A tale of two expectations

public.jpeg

The other day, I took a gamble and brought Clark to the lake right around naptime. This could have gone very poorly, with just one parent and one overtired kid and too much sun. I told myself it would probably be a disaster. I gave myself permission to pack it all up and head back home as soon as the winds started to shift.

In my experience, a skipped nap usually means a shitty afternoon. But in my experience, for 1 out of every 10 skipped naps, Clark will actually be chill and delightfully subdued. This, magically, was one of those times. We got to the beach and set up our blanket and beach umbrella. We lounged and ate PB&Js, read some books, dug in the sand and through it all, he was a sleepy beautiful relaxed angel. Even when our beach umbrella cartwheeled away from us, pointed metal stand and all, and I had to chase it — in my bathing suit — further down the beach than you will ever believe, while drawing more attention to the fiasco by shouting “Watch out!” to innocent families in our path — even THEN, Clark was cool and calm. After I safely tucked the beach umbrella away, he asked me, “Mommy, did you save the day?” And I was like, “You’re damn right I did, son. Did you see how fast I ran? In my bathing suit?!”

All to say, I had low expectations for the lake outing. So because it went moderately fine, I have now added it to my Best of Summer 2019 list to be remembered with fondness for years to come.

public.jpeg

This brings us to a recap of an altogether different experience. Our local library has a summer reading program for adults, kids and little kids. Obviously, I signed us both up. One might say that this is a story of high expectations.

Clark loves books, but he had not shown any understanding or interest at all in the summer reading program. I remained undeterred. Every time he read a book, he was supposed to color in a shape on a tracking sheet. How fun! Books! Coloring! What’s not to love? Ok, fine, I had to bribe Clark to color in the shapes. Sure, I colored some in myself. And yeah, maybe I had dreamed up the perfect photo that we would take at the library, with the two of us smiling and holding up our reading prizes together at the end of summer. What’s so wrong with that?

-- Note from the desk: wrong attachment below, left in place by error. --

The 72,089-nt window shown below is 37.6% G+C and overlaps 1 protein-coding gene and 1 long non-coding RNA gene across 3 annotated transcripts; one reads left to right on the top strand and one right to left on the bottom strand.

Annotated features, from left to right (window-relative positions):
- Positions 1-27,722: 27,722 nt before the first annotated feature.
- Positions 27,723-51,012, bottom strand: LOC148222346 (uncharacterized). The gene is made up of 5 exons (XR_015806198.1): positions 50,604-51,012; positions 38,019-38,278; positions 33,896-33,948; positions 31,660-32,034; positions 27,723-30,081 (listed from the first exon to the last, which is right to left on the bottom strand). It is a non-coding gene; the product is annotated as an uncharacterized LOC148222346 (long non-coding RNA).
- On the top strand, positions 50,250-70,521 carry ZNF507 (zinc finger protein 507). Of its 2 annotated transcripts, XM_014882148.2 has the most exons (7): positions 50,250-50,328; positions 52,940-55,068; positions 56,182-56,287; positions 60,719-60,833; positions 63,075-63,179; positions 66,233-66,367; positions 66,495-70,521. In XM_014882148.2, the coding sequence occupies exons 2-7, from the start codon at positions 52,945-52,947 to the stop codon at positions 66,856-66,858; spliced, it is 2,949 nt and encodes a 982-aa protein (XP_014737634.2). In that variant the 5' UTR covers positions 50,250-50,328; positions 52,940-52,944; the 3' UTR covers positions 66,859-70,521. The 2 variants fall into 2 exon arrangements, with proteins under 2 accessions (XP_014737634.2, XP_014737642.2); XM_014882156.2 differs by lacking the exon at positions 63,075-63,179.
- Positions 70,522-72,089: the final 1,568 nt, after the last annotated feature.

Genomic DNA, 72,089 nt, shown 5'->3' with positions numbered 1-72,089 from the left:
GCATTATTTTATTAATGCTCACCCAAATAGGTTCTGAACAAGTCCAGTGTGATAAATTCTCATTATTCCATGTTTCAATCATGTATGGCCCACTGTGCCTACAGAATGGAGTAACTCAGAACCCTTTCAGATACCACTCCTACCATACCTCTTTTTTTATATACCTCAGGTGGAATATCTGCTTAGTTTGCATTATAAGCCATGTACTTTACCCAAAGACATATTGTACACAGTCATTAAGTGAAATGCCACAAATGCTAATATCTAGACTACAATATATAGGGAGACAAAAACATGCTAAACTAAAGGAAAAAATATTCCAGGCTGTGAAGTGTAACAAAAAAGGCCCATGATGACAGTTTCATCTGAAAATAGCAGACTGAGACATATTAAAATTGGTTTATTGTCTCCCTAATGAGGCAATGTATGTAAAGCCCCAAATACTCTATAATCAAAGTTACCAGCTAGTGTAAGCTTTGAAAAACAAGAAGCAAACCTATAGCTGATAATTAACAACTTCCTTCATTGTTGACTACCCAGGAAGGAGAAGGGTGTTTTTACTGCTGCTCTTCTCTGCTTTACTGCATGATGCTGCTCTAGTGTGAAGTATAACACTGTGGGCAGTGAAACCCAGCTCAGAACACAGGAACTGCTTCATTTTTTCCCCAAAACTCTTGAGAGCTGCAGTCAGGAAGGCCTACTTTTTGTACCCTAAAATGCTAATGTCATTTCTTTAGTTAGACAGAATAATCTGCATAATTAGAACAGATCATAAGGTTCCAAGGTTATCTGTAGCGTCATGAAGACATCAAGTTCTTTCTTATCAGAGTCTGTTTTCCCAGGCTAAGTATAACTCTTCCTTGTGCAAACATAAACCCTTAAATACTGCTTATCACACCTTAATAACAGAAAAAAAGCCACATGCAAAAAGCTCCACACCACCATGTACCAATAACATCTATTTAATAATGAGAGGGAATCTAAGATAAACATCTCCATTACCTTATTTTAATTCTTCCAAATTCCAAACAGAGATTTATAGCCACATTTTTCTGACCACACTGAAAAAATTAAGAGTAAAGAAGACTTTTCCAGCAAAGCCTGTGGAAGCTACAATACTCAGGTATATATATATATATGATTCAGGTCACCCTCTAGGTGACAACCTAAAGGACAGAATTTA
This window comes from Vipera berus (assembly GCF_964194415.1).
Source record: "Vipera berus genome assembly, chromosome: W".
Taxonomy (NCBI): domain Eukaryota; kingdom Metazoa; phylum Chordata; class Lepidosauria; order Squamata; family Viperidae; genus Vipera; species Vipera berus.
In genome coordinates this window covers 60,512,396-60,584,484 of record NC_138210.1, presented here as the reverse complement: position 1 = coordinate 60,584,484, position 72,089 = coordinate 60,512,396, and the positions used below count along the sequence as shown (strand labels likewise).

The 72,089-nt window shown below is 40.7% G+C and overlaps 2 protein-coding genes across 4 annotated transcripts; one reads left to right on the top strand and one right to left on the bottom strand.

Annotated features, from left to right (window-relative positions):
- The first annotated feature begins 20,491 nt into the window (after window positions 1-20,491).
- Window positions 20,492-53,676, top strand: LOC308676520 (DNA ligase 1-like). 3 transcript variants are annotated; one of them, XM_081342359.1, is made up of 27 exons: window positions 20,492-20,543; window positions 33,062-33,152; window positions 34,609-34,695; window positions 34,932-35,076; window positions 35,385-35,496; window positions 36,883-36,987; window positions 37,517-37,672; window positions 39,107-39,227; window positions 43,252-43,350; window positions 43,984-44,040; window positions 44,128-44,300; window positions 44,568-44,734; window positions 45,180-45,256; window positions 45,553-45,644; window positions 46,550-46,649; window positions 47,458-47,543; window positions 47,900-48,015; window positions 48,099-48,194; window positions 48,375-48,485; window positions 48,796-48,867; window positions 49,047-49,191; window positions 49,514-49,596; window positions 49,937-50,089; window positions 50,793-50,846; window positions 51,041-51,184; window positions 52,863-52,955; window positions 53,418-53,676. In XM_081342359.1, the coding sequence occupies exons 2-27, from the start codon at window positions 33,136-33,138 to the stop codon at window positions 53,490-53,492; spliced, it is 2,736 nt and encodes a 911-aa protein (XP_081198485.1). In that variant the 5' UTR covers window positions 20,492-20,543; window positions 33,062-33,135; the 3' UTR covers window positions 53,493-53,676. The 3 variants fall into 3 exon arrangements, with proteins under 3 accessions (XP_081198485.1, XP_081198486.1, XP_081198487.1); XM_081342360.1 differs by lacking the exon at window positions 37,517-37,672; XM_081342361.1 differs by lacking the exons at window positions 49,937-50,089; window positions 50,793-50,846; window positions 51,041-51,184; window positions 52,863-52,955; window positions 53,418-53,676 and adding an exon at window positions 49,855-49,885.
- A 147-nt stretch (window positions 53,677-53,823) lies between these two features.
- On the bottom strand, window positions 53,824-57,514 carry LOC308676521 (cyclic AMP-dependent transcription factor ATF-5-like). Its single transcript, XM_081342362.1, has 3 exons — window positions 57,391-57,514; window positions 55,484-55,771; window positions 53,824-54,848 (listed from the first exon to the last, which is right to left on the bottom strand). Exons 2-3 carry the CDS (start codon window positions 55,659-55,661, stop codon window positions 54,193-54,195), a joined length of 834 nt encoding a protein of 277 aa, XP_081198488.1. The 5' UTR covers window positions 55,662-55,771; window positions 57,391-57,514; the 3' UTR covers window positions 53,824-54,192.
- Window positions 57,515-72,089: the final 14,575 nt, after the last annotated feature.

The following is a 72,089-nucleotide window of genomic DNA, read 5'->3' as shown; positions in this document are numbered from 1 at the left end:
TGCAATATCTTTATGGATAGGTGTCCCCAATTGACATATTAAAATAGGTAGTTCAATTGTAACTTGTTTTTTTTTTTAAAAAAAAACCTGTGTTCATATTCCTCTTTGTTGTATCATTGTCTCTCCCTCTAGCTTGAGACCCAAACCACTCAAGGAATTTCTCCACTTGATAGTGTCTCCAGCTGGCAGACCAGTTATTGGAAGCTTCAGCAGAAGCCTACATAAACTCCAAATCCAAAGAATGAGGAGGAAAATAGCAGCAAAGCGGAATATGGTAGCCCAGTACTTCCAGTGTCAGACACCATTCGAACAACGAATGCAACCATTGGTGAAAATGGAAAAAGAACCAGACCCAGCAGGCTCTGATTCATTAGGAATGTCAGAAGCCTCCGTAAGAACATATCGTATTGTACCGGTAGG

Yesterday after work, I happily announced to Clark that we were going to the library to get our prizes. He countered with a suggestion to visit the “ice cream store”. Desperate, I conceded that would be a good celebration for our summer reading success. When we got to the library, Clark had a choice of three different colored prizes. He picked green. And then he threw a fit because he couldn’t have all of the colors. Negotiations broke down. He screamed. And screamed. We made a quick exit to the car. He cried and yelled for 20 minutes outside of the library and another 5 minutes in the driveway. We finally made our way inside the house and, in further desperation, I scooped us each a bit of ice cream. To his credit, Clark truthfully reported to chris that he, in fact, had been crying and yelling. Chris asked him if he needed to apologize to me for all of the yelling and Clark said, “Yeah, and the tantrum too. The tantrum outside.”

So that was our magical library visit and the culmination of our summer reading challenge. A total and complete disaster. I’m embarrassed to admit how high my hopes were for this occasion. As soon as the plan began to unravel, so did I. To be fair though, Clark obviously unraveled more. Also to be fair, I ate the rest of our ice cream after he went to bed. Such is the delicate balance of life with a three-year-old.

No lesson or advice here, just an observation of what expectations can do to a person.